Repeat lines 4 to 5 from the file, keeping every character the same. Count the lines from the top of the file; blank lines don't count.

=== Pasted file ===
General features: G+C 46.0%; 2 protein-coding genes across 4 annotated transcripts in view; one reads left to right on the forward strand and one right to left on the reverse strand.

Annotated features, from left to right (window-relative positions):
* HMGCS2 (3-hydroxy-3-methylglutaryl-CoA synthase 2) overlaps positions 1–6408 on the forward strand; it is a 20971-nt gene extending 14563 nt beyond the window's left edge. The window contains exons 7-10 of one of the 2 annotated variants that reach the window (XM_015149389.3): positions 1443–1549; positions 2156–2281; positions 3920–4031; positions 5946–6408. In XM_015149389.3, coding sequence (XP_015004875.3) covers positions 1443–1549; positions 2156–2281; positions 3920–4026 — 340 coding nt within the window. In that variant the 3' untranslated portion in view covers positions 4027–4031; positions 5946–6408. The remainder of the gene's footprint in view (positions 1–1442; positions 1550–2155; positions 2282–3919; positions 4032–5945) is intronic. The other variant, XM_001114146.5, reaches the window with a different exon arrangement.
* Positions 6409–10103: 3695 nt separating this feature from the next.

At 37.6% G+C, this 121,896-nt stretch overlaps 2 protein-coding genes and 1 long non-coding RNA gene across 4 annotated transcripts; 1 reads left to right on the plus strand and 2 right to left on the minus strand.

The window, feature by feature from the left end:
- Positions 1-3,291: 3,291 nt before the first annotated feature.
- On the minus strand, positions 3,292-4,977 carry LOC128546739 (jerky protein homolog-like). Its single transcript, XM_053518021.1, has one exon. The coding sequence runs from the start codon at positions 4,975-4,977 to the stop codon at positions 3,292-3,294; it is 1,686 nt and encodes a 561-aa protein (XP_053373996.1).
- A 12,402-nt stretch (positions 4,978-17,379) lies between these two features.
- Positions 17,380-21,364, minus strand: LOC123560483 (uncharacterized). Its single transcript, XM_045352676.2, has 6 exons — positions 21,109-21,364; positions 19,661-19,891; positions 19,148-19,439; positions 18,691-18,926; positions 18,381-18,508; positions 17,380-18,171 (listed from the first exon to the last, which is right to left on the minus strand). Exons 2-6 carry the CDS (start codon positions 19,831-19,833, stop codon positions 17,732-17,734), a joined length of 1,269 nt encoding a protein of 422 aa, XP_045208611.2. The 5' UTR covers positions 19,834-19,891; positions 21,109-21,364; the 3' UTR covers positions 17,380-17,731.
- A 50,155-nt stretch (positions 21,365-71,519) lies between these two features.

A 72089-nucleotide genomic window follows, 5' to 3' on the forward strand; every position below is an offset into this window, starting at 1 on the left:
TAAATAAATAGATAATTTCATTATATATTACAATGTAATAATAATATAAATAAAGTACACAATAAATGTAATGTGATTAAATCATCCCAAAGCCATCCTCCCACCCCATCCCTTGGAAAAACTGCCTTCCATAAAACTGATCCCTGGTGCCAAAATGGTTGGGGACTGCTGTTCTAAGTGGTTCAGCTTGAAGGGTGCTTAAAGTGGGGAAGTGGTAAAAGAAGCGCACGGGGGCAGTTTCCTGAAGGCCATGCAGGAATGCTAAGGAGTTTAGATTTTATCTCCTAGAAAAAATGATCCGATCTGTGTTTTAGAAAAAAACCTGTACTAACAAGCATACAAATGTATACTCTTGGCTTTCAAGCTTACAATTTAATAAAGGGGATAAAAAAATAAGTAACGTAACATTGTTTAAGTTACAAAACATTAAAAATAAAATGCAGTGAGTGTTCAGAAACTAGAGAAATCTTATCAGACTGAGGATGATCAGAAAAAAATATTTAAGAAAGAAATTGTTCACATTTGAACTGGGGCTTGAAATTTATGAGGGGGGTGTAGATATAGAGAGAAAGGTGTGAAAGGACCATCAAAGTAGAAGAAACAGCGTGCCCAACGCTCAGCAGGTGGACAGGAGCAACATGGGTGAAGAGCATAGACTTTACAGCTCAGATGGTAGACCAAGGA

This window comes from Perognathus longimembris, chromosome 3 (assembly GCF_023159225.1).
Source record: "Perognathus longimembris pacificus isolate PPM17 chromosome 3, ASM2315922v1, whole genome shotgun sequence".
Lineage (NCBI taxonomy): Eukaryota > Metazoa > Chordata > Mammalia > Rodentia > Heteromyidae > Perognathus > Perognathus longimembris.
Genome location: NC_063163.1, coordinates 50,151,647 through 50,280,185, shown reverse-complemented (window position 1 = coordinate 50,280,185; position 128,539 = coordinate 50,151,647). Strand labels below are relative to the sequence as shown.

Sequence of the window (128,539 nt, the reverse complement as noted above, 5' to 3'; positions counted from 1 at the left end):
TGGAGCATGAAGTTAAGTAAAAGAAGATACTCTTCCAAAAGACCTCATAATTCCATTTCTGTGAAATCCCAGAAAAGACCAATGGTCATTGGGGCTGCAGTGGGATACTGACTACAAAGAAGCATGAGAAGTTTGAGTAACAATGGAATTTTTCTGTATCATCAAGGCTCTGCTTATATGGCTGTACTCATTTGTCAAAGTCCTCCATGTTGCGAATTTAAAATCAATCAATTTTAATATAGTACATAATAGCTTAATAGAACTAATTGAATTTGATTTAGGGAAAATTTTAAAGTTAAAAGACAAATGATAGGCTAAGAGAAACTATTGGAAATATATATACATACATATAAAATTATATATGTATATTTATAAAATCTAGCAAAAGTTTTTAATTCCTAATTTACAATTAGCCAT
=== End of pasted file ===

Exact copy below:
* Positions 6409–10103: 3695 nt separating this feature from the next.

At 37.6% G+C, this 121,896-nt stretch overlaps 2 protein-coding genes and 1 long non-coding RNA gene across 4 annotated transcripts; 1 reads left to right on the plus strand and 2 right to left on the minus strand.